The book's first section traces the historical development of creationism, with special attention toward recent developments in religious fundamentalism that have burst on the scene since an earlier edition of this book was published in 1983. Anthropologist John R. Cole dissects a founding manifesto of intelligent design, which has driven a wedge between scientists and non-scientists. Next, experts zero in on the "scientific" arguments put forward by the creationists, to wit: "Some creatures are so complex that they couldn't have developed from a series of simple adaptations." Biologist Robert Dorit gives us the ant colony, an efficient system of defense, reproduction, and labor -- all conducted by creatures with tiny brains. With enough simple interactions, complexity, which Darwin called "extreme perfection," arises all the time.
Finally, the editors address the public misconceptions about science itself that are brought to light by the controversy. Here, distinguished professionals deliver an impassioned primer on the scientific method. According to philosopher Helen Longino, science owes its long-term objectivity to two facts: the scientific community is a culturally and ideologically diverse group of people; and sooner or later every scientific theory will be tested against the real world. Intelligent design is neither broad-based nor answerable to the world, but Scientists Confront Intelligent Design and Creationism is both. As long as science requires public advocacy, this highly intelligent treasury of scholarship will remain an essential resource for students, teachers, and open-minded citizens.
Andrew J. Petto is a member of NCSE's board of directors, the editor of Reports of the National Center for Science Education, and lecturer in anatomy and physiology at the University of Wisconsin, Milwaukee; Laurie R. Godfrey is a Supporter of NCSE, professor of anthropology at the University of Massachusetts, Amherst, and the editor of Scientists Confront Creationism (W. W. Norton, 1984).
The contributors include Ronald L. Numbers, NCSE's Eugenie C. Scott, John R. Cole, Victor J. Stenger, Antonio Lazcano, Kevin Padian and Kenneth D. Angielczyk, Robert Dorit, NCSE's Wesley R. Elsberry, C. Loring Brace, Robert T. Pennock, Norman A. Johnson, J. Michael Plavcan, Alice Beck Kehoe, and the editors, Andrew J. Petto and Laurie R. Godfrey; Cole and Padian, like Petto, are members of NCSE's board of directors.
Andrew J. Petto discussed Scientists Confront Intelligent Design and Creationism with Mitch Teich of WUWM radio's "Lake Effect" show; the show is available on-line. And a podcast, in which Petto reads from his and Godfrey's preface to the book ("Why We Did It Again"), is now available on his website for the book.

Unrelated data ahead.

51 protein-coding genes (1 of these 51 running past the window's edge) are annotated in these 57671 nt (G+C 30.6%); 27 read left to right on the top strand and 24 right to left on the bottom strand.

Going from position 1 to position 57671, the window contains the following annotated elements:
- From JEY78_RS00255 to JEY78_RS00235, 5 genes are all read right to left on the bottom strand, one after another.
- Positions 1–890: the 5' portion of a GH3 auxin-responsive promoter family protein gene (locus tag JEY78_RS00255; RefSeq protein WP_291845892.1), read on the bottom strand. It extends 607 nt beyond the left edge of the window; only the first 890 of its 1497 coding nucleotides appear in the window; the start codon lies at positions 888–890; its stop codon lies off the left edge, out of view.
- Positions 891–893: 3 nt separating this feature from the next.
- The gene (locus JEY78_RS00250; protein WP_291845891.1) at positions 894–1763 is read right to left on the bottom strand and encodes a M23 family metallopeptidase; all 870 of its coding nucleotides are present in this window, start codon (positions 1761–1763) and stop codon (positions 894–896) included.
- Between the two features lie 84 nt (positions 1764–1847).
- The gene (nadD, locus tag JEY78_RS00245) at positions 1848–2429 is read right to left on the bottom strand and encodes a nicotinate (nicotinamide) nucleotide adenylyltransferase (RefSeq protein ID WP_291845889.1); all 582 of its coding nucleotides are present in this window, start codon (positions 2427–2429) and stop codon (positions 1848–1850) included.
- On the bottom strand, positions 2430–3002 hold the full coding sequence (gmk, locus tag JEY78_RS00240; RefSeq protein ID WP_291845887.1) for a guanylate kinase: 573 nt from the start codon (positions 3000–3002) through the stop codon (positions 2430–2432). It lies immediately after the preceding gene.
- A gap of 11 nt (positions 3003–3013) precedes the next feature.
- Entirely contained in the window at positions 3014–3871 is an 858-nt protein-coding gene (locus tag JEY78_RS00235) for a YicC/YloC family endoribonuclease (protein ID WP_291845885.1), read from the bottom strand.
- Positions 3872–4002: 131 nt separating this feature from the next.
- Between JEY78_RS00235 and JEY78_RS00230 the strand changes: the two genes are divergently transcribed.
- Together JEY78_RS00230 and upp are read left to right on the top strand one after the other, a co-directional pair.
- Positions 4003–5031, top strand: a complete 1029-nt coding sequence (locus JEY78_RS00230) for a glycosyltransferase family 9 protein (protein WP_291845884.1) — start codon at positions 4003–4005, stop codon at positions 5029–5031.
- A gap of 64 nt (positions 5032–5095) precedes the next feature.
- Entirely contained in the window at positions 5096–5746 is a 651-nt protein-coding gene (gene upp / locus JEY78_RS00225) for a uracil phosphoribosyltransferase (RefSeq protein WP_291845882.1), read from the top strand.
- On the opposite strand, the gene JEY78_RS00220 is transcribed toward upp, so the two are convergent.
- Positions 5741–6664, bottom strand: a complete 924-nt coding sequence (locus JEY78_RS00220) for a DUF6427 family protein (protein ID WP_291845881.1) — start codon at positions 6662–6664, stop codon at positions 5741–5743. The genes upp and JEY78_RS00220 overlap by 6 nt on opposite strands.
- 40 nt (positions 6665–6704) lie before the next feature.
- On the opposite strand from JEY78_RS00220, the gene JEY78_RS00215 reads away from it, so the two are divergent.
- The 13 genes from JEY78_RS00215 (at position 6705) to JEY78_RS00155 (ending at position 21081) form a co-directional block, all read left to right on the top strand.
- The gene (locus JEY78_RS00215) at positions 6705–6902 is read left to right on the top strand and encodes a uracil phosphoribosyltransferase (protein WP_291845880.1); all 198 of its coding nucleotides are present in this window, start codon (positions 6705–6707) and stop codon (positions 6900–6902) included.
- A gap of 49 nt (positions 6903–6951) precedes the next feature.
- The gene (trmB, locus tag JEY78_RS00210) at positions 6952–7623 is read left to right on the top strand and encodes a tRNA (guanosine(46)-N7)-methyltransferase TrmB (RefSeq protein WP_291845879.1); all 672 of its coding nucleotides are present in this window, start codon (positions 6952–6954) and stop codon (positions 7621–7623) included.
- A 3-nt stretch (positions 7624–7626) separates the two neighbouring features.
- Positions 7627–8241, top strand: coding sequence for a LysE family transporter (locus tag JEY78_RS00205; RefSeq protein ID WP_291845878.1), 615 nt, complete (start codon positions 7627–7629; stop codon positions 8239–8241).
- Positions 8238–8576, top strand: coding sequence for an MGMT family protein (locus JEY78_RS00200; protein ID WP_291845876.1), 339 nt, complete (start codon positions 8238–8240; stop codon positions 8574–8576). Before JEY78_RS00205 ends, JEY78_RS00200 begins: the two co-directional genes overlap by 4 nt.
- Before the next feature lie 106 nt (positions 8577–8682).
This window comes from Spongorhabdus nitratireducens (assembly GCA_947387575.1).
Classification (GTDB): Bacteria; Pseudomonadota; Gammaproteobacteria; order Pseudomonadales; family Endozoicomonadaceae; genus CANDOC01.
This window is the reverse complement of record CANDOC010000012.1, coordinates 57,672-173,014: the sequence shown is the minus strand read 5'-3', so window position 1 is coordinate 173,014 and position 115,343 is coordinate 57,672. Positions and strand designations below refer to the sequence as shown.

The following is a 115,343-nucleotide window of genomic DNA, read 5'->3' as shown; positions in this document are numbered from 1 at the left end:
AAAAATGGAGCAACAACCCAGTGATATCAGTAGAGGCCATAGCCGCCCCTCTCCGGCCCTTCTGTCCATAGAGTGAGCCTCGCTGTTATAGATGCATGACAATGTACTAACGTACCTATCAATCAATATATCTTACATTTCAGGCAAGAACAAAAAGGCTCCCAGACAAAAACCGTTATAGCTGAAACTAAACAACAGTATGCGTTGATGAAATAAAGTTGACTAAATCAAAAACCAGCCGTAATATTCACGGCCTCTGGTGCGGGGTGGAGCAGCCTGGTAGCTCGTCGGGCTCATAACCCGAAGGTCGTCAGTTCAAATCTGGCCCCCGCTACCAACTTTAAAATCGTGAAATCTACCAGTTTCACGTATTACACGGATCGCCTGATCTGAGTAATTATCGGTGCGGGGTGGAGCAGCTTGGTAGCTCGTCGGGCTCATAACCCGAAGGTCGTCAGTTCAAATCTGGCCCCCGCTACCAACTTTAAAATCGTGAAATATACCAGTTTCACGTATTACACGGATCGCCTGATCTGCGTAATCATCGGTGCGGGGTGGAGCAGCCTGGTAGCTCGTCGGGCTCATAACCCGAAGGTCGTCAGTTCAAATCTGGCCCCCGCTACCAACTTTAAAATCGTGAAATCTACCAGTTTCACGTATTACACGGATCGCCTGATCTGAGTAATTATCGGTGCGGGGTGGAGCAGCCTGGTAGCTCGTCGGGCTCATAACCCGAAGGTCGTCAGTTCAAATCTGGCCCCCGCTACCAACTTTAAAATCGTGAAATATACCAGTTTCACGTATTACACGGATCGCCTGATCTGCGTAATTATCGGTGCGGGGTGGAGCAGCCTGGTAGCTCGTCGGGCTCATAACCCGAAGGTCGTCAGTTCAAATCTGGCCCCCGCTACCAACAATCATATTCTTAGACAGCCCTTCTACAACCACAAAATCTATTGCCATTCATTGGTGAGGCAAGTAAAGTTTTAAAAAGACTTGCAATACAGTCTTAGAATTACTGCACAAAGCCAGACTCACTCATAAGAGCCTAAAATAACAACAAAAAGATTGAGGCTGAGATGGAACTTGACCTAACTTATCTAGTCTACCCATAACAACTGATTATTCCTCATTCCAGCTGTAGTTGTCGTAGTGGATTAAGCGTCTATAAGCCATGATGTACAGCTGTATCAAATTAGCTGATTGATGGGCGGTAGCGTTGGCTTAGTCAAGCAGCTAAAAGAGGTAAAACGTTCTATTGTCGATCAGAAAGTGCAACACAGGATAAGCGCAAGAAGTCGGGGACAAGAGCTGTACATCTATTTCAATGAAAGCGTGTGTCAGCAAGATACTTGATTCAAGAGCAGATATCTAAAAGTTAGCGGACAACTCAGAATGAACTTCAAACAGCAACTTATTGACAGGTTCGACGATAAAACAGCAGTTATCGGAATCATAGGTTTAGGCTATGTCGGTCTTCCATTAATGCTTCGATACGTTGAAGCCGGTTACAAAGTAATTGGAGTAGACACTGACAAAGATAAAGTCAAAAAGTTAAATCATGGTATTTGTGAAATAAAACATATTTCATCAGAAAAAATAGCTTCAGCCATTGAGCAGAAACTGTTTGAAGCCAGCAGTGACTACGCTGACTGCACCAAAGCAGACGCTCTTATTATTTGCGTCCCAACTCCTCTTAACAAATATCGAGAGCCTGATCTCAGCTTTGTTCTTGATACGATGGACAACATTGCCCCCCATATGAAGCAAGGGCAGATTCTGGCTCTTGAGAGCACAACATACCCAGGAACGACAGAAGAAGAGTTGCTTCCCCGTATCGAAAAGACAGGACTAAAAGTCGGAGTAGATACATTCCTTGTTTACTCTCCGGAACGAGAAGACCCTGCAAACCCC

To buy the book (and benefit NCSE in the process), visit:
For Teich's interview with Petto, visit:
For Petto's podcast of the preface to the book, visit:
BROADCASTS AND PODCASTS WITH EUGENIE C. SCOTT
NCSE's executive director Eugenie C. Scott was featured in two recent broadcasts/podcasts.
First, Scott was featured in a BBC World Service "Heart and Soul" program broadcast on March 25, 2007, the first of a two-segment feature on religious views regarding creationism and evolution. In her segment, Scott interviews atheist Richard Dawkins, non-theistic cosmologist Paul Davies, old-earth creationist Hugh Ross of Reasons to Believe, theistic evolutionist and Lutheran theologian Ted Peters from the Pacific School of Religion, and young-earth creationist Ken Ham of Answers in Genesis. In the second segment, Henry M. Morris III of the Institute for Creation Research will interview a different group of people, and meet with Scott on the edge of the Grand Canyon to discuss their experiences. Scott's segment will be available on the BBC's website until March 31, when Morris's segment will replace it; it is as yet unclear whether the segments will be permanently archived.
Second, Scott recently spoke on "The evolution of creationism" as the Samuel Newton Taylor endowed lecture at Goucher College in Baltimore, Maryland. In her talk, she discussed common misunderstandings of evolution, the historical development of antievolutionism, and the current state of the creationism/evolution controversy. In the light of the verdict in Kitzmiller v. Dover, she also offered her predictions for the future of the "intelligent design" movement. And now her lecture is available in MP3 format on Goucher College's website.
For Scott's "Heart and Soul" program, visit:
For Scott's lecture at Goucher College, visit:
EDWARD HUMES ON MONKEY GIRL